By ISAAC GETZ
Oct 27, 2017, Minutehack.com
In early November, 720 participants will gather at the 2nd Campus of Liberated Companies event in Paris. They will come to learn from liberating leaders and liberated companies about one of the most surprising corporate phenomenons since the 1960s: how hundreds of companies including multinationals such a Michelin, Decathlon and Airbus are transforming their hierarchical bureaucracies into trust, self-realisation, and self-direction based organisations.
Before revisiting 1960, let’s look at Gallup’s 2017 employee engagement survey.
In Western Europe, the Scandinavians are at the top, the Latin Countries, France included—at the bottom, and UK—in between. Nothing unusual, but here comes the downer.
The best country—Norway—has only 17% of engaged employees, while the Western Europe’s average is 10%. Put differently, only 10% of western Europeans come to work in order to promote their company’s goals. The vast majority are 9-to-5, working-for-the-paycheck, disengaged employees.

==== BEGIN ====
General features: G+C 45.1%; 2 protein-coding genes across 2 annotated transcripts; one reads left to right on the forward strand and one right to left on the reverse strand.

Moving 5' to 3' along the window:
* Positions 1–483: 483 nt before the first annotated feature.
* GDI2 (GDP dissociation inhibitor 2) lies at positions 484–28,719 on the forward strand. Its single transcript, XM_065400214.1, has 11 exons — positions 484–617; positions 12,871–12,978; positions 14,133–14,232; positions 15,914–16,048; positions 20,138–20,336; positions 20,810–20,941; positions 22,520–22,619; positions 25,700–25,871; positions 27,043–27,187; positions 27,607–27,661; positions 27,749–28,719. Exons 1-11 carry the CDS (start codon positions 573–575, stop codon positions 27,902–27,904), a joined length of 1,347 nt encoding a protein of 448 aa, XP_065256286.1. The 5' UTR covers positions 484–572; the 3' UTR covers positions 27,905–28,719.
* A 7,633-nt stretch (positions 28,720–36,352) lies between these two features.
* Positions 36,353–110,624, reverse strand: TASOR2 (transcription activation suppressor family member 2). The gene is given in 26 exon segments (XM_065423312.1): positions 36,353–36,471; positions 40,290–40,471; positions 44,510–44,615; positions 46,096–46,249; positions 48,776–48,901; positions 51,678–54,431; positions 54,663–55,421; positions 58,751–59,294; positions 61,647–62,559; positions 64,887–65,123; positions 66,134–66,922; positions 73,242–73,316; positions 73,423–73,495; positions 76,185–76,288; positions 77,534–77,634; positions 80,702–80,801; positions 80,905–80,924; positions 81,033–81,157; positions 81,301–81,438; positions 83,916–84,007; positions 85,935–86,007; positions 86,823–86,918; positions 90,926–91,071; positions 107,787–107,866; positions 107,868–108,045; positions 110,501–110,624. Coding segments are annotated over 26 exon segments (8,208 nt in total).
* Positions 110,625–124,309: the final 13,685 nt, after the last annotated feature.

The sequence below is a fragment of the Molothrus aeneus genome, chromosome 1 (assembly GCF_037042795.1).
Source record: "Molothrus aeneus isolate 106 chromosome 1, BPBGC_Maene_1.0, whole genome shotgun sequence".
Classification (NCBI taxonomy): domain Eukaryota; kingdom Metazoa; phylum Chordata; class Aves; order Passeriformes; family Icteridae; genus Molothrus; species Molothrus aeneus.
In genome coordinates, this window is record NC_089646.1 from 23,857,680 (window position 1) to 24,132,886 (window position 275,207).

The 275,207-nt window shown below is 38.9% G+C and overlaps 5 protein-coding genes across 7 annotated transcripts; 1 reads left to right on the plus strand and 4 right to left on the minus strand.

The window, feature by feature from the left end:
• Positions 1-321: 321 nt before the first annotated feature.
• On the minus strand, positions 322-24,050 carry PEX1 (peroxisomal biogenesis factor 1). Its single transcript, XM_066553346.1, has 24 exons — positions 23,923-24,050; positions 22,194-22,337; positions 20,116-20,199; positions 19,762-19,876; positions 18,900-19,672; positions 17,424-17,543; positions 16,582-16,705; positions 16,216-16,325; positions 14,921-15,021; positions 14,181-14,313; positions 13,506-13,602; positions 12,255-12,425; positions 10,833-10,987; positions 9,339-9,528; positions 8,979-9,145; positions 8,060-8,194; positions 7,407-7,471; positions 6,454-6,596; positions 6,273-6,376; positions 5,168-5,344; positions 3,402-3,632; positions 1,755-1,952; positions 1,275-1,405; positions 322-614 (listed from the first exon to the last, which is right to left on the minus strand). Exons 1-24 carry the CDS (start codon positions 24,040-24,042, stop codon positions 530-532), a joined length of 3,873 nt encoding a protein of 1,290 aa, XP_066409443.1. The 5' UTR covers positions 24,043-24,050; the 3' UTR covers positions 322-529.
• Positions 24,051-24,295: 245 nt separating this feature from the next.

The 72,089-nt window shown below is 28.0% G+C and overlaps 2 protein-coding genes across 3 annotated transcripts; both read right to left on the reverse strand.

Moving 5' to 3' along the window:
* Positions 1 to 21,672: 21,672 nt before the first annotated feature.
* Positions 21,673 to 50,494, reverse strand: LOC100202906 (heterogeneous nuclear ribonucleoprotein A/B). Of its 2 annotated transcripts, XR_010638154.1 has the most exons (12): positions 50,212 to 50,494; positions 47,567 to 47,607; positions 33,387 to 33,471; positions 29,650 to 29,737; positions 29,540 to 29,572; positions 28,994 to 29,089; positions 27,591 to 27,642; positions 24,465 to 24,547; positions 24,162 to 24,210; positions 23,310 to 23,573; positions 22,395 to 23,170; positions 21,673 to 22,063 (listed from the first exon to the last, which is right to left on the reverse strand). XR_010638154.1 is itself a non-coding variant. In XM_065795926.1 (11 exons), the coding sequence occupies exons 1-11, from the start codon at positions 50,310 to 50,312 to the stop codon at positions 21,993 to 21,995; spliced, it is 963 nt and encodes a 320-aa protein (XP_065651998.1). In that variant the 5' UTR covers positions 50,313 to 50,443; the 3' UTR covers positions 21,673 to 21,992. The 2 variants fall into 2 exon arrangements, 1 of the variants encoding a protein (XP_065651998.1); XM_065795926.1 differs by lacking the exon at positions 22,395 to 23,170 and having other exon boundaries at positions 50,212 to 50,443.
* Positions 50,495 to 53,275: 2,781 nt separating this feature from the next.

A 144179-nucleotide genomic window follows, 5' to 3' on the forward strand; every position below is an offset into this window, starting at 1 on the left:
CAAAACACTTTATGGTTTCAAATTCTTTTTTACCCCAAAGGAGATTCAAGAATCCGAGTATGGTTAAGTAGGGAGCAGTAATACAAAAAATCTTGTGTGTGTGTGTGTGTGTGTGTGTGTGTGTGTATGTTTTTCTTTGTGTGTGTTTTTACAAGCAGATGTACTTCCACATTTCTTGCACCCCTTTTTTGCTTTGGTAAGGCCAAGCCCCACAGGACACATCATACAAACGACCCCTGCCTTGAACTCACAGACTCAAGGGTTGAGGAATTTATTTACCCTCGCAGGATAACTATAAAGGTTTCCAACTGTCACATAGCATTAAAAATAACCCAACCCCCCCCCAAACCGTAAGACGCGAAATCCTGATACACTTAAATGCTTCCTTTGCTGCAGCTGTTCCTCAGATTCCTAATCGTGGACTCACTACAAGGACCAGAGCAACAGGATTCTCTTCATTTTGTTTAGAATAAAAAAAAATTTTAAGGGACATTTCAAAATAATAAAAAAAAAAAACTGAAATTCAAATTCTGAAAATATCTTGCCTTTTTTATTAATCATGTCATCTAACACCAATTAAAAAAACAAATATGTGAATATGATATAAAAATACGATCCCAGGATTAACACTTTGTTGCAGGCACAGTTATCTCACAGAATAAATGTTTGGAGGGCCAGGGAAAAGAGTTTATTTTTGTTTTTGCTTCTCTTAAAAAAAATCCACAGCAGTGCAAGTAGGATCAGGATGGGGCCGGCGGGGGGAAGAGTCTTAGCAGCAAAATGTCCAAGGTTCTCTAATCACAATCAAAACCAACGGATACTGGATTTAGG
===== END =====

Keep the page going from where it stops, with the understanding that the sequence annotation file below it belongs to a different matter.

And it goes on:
The rest—think Monty Python—are actively disengaged and having fun at work by actually sabotaging it. If you compare an average company to a boat of eight, there is one chap rowing to win, five making splashes (so the first believes that they work), and the last two are rowing powerfully—backwards. No wonder only 1% of companies survive forty years.
Yet, Gallup also gives a glimpse of hope: some companies have 70% of engaged employees. That’s what all liberated companies have too—and more.
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